Research Article, J Diagn Tech Biomed Anal Vol: 7 Issue: 2
Development of a High-sensitivity Detection Device for Hepatitis B Virus Surface Antigen in Saliva
*Corresponding Author : Tatsuji Nishihara
Division of Infections and Molecular Biology, Kyushu Dental University, Fukuoka, Japan
E-mail: [email protected]
Received: October 22, 2018 Accepted: November 08, 2018 Published: November 15, 2018
Citation: Kokuryo S, Yoshioka I, Okinaga T, Higashi N, Nishihara T, et al. (2018) Development of a High-Sensitivity Detection Device for Hepatitis B Virus Surface Antigen in Saliva. J Diagn Tech Biomed Anal 7:2. doi: 10.4172/2469-5653.1000132
According to the World Health Organization (WHO), two billion people are infected with hepatitis B virus (HBV). Among infectious diseases, viral hepatitis has been proposed as a target for global elimination. Currently, although blood-based examination is common, an alternative assay using saliva has attracted attention as a simple diagnostic method. However, many issues need to be overcome to facilitate the use of this method, such as sensitivity of the diagnostic method and stability of the sample. Therefore, we have developed a new testing method for HBV surface layer (HBs) antigen using immunochromatography, and have evaluated its effectiveness.
Comparison of the detection sensitivity of the conventional immunochromatography method with that of the newly developed immunochromatography method revealed that the latter showed a much higher sensitivity. Therefore, we collected blood and saliva samples from 70 HBs antigen-positive subjects and 100 HBs antigen-negative subjects in hospital and examined these samples using the newly developed immunochromatographic test. The positive and negative rates of blood and saliva of the 70 HBs antigen-positive subjects and the 100 HBs antigen-negative subjects were found to be completely consistent.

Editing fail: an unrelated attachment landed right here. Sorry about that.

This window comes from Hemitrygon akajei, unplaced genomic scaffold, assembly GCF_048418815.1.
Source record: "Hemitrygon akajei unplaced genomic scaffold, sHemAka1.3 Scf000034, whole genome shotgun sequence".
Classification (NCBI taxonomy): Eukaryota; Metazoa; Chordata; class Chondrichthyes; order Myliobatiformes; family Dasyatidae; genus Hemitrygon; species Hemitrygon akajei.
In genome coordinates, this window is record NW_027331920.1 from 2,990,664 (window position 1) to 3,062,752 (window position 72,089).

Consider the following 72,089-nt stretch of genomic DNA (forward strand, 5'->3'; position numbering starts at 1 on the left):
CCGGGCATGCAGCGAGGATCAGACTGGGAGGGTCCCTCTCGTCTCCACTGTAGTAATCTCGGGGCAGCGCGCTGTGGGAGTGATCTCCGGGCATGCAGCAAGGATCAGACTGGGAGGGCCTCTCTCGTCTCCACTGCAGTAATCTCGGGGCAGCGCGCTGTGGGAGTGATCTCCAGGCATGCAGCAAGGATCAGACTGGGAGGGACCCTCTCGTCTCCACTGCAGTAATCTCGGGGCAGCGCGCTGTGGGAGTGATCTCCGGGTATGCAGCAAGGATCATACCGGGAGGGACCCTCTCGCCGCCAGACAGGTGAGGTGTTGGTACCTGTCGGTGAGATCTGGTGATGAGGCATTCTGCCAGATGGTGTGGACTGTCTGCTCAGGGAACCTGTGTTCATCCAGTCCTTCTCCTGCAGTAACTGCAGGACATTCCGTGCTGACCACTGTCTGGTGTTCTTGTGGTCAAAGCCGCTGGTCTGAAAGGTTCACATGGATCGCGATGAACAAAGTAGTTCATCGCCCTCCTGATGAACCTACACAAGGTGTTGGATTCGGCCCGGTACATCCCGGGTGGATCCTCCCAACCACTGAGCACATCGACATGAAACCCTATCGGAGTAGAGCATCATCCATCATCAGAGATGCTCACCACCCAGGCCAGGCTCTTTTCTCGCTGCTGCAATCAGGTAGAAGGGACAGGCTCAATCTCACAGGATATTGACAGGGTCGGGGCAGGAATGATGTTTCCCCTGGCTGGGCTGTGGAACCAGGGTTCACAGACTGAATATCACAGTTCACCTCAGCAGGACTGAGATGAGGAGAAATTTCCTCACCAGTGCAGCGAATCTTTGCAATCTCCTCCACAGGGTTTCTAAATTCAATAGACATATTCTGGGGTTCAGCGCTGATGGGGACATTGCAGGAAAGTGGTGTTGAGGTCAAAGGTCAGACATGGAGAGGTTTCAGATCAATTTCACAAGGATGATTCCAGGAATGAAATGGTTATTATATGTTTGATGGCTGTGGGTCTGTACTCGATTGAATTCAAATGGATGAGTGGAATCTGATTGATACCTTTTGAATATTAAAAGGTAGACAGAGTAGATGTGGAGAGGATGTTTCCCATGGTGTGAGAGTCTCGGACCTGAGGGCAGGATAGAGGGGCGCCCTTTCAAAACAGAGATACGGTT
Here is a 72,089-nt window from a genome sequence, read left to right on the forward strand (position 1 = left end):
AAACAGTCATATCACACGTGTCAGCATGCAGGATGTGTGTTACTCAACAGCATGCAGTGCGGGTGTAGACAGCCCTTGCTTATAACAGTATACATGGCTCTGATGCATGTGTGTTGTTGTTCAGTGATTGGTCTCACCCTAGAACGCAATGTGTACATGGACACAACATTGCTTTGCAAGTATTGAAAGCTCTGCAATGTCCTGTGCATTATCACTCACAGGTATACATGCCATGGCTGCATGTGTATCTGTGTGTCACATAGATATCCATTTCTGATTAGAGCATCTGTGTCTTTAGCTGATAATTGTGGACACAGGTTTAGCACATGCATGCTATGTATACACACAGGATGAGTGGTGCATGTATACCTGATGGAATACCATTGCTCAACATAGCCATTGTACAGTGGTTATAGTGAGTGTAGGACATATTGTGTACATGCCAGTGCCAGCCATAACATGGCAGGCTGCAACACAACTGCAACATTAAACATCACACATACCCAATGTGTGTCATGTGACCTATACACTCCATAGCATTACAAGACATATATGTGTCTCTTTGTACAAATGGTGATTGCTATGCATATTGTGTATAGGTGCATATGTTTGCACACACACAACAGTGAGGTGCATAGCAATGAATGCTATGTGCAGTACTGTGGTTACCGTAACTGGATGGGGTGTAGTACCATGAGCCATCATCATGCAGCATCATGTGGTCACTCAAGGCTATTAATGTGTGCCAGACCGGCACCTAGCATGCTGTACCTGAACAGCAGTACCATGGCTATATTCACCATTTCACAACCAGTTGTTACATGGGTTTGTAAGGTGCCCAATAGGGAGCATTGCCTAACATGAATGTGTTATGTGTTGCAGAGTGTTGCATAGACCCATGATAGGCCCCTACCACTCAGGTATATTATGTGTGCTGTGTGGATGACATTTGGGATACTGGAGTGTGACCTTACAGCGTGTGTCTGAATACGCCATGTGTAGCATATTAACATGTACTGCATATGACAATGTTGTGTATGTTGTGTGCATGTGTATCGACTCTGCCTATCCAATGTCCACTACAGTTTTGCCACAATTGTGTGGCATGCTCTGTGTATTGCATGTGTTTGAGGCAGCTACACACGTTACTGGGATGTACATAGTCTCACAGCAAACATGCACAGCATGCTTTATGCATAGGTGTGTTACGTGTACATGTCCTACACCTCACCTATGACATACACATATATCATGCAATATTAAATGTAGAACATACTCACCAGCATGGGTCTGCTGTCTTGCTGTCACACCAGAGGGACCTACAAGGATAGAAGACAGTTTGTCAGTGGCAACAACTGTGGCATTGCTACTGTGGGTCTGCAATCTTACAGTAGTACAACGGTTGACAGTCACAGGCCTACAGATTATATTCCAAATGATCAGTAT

Thus, the high sensitivity of the newly developed immunochromatographic test strongly suggests the clinical applicability of saliva as a clinical sample. In the near future, we plan to clarify the feasibility of this new method for implementation in various medical facilities and survey applications, with the goal of developing a wide range of clinical tests to detect HBV.
Keywords: HBV; surface antigen; saliva; immunochromatography
Despite the availability of vaccines against HBV infection, HBV’s prevalence remains high all over the world . According to the WHO, there are 2 billion HBV-infected individuals and around 378 million chronic carriers worldwide. 80 million such carriers reportedly reside in Southeast Asia [2,3]. Over 50% of liver cancer cases result from HBV infection, with the main routes of transmission being sexual intercourse, parenteral contact, and vertical transmission . Other sources of infection include surgery, dental care, contaminated surgical instruments, and donor organs. Centers for Disease Control and Prevention , HBV is an extremely powerful virus that is present in blood, exudate, saliva, semen, vaginal secretions, urine, sweat, and breast milk . The virus can survive outside of the body and can easily be transmitted via contact with the infected body fluids .
It has been suggested that the risk of HBV transmission after a percutaneous exposure to HBV-infected blood is approximately 37%-62%; in contrast, the risk of hepatitis C virus transmission is 1.8%, and the risk of human immunodeficiency virus transmission is 0.3% .